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The Lake House At Lenashee by Sheila Forsey

Writing.ie | Book Reviews | Historical Fiction | Women’s Fiction

By Mairéad Hearne (Swirl and Thread)

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The Lake House At Lenashee by Sheila Forsey is published with Poolbeg Books. The Sunday Independent recently described it as ‘a Gothic-style tale with an Irish twist…escapism at its best’. Set primarily in a small town in Co. Clare in the West of Ireland, the reader is transported back to a different Ireland, when the city and rural divide was more obvious and when the Catholic church had a greater influence over society.

Moira Fitzpatrick is a renowned teacher and food writer living in Paris for over fifty years. She is a champion of French cuisine, having developed a passion for the French way of cooking many years previously. She followed her dreams, leaving Ireland and developing her cooking skills, learning the trade and now recognised as a sensation in her field. But Moira has never darkened the green grass of her home since she upped sticks in 1967. There is a shadow that has remained in her heart ‘a memory of a house that had insisted on coming back – always when she was least expecting it. A house overlooking a silver lake where the events of one night in the summer of 1967 would be replayed like a kaleidoscope in the recesses of her mind for decades – haunting her nights. No amount of sleeping pills or bourbon could ever seem to still it.’

Moira receives an unexpected jolt when she is contacted by a researcher in relation to Rosemary Purcell, a name she will never forget, but also one that she doesn’t want to be reminded of. She casts her mind back to 1967 when she was a chef at a local hotel back in Ireland. She was given an extra job of catering for Harry Williams, the new owner of Lenashee House, the lakeside estate near her home. The Williams family were coming to stay for a break away from city living and Moira’s job was to cater for their culinary appetites. Moira was excited, anxious and fascinated at the role ahead but what Moira wasn’t to know then was that her life was about to change that summer in ways she could never have possibly imagined.

Harry Williams and his wife Ida were very much the centre of the social scene in Dublin in the late 1960s. Not a day went by when they didn’t feature in a magazine or a newspaper. Everyone knew them and everyone wanted to be seen with them. Rosemary Purcell worked in Brown Thomas, a luxury department store in Dublin. Rosemary was known for her elegant touch and her eye for fashion, making her a favourite stylist among the socialites who came to Brown Thomas for their fashion fix. Ida Williams, in particular, always looked for Rosemary when in store and a friendship of sorts developed between the two women. When Ida mentioned an upcoming trip to Lenashee House, with the possibility of a fashion shoot, she persuaded Rosemary to accompany her there. Also present would be her brother Desmond Griffith with his wife and children.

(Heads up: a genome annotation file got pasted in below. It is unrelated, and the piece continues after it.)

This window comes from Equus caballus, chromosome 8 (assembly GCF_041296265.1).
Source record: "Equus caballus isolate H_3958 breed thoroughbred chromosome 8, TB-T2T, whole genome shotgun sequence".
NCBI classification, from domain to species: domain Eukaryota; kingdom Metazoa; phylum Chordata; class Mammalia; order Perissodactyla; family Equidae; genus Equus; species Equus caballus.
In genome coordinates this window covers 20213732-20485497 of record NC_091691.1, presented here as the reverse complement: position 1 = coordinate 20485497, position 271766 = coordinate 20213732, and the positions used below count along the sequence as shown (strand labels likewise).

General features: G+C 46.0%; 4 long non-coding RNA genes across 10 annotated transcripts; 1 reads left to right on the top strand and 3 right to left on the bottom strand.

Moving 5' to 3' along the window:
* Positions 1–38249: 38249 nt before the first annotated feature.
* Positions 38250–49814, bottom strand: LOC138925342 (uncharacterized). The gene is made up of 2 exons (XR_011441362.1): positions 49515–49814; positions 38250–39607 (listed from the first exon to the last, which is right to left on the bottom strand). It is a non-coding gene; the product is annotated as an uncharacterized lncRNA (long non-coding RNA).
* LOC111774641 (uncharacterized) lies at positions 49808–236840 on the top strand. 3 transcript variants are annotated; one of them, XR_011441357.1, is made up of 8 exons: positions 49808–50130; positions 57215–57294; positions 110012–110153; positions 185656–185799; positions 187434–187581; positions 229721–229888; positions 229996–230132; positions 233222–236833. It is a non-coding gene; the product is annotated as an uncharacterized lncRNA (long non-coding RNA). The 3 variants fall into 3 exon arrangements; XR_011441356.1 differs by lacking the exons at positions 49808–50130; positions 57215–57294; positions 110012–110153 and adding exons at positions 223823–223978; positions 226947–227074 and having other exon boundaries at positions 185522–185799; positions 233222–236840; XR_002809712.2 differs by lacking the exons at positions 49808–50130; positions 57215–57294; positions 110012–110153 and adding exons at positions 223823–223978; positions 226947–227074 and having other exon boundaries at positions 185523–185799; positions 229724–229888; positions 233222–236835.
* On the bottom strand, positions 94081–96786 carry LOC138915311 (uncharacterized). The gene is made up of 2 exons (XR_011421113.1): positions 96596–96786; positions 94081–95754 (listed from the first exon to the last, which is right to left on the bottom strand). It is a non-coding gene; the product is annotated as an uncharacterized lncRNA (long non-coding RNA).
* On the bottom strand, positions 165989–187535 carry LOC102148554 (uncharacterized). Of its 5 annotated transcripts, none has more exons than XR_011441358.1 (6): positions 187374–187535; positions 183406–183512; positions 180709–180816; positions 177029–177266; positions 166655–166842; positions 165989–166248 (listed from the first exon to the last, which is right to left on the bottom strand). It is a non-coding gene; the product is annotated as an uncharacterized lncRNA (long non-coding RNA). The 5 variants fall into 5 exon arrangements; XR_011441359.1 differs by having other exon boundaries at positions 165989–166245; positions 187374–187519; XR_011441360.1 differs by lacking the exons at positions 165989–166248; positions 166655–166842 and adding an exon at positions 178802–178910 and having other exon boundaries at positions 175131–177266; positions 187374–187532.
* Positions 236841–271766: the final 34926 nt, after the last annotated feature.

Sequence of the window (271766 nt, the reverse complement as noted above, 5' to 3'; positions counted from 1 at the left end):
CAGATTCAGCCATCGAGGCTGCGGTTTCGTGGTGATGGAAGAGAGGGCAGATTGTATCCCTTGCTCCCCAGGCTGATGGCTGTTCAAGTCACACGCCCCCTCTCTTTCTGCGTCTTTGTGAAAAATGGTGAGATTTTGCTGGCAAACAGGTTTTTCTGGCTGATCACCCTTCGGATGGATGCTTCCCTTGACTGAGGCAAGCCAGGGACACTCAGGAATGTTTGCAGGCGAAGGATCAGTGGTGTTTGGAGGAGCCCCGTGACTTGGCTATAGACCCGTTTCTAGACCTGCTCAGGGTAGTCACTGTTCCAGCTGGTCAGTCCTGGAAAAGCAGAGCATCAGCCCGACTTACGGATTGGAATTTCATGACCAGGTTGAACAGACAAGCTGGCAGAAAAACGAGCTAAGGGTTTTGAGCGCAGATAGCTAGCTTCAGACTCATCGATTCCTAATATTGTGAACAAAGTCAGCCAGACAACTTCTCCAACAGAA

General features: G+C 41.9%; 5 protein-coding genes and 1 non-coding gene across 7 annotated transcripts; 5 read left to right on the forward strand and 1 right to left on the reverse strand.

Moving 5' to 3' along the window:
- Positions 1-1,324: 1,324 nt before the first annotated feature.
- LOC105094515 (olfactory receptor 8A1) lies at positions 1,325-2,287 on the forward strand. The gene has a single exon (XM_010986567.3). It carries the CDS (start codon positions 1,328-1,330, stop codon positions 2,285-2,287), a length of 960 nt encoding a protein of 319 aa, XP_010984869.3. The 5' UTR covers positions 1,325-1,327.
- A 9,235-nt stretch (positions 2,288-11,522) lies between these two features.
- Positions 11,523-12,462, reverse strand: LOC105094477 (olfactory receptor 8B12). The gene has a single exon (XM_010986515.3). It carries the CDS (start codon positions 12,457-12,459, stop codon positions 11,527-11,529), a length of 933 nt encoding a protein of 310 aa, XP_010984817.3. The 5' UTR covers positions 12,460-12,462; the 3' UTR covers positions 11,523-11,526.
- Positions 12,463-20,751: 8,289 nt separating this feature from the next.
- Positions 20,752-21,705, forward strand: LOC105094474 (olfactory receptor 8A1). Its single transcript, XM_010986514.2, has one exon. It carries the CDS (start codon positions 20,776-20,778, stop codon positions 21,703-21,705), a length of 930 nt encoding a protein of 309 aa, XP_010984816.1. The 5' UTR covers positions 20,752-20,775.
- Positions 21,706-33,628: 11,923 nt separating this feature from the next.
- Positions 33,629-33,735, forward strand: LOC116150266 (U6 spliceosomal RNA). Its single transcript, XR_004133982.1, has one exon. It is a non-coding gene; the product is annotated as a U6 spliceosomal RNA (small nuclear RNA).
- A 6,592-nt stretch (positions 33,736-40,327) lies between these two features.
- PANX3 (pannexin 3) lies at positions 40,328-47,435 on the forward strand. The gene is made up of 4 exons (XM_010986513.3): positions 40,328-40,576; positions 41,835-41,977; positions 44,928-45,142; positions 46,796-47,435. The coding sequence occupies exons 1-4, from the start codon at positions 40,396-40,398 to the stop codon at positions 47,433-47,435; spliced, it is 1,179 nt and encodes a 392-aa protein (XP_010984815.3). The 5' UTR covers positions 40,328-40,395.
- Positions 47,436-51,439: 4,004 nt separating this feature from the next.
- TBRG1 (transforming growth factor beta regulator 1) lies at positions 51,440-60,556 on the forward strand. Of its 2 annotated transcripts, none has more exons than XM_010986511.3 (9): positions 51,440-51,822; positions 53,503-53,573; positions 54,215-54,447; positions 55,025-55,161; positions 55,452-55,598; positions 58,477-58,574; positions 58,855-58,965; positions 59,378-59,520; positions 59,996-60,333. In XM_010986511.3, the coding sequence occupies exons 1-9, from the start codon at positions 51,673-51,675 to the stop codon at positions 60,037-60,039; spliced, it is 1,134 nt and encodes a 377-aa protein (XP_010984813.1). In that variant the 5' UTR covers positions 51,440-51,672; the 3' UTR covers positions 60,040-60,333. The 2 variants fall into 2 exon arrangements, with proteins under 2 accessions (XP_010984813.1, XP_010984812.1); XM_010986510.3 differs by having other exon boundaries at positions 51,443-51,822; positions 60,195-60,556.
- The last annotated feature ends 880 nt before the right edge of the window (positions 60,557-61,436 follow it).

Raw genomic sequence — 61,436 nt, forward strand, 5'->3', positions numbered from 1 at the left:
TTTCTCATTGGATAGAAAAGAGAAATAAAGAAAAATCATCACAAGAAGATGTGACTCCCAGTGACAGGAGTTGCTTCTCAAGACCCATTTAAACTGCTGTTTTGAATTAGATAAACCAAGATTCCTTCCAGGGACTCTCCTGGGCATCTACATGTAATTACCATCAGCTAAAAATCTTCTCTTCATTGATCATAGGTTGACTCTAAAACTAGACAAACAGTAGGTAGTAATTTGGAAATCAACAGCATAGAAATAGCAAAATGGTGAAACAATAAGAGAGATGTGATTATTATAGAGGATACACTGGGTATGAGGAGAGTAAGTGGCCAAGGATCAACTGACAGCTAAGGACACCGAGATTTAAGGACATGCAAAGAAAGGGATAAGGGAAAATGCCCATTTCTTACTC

Meanwhile, back to the present, and Desmond Griffith is on his deathbed. His mind has deteriorated but he mentions the name Rosemary, one unfamiliar to his daughter Julia. Initially thought to be the ramblings of a dying man, no great attention is given to the name but something stirs within Julia and she starts to research any Rosemary in her father’s past. Julia unearths some very unexpected results, soon finding herself clambering down a rabbit-hole that is full of some very shocking discoveries.

Sheila Forsey creates a striking atmospheric setting that resulted in the occasional goosebump moment as I turned the pages. There were a couple of areas within the novel that I felt could have been a little bit tighter as I was left a touch perplexed, but overall I really did enjoy losing myself in this secretive story.

The Lake House at Lenashee is a tale of mystery set in a house full of intrigue, with a supernatural element running through it. In an article in The Irish Times in 2020 Sheila Forsey said – ‘I am fascinated by old crumbling houses especially houses that are locked up and forgotten. I love to interweave the past with the present through untold secrets and a mystery that is left unsolved.’ This fascination shines brightly in Sheila Forsey’s writing with the reader being taken on a compelling journey behind the walls of Lenashee. What secrets is the estate hiding? What historical event set tongues wagging and kept the locals away ever since?

An absorbing tale, with the addition of some mouth-watering menus, The Lake House at Lenashee is a ghostly and captivating escape for all readers.

(c) Mairéad Hearne (Swirl and Thread)

Order your copy online here.

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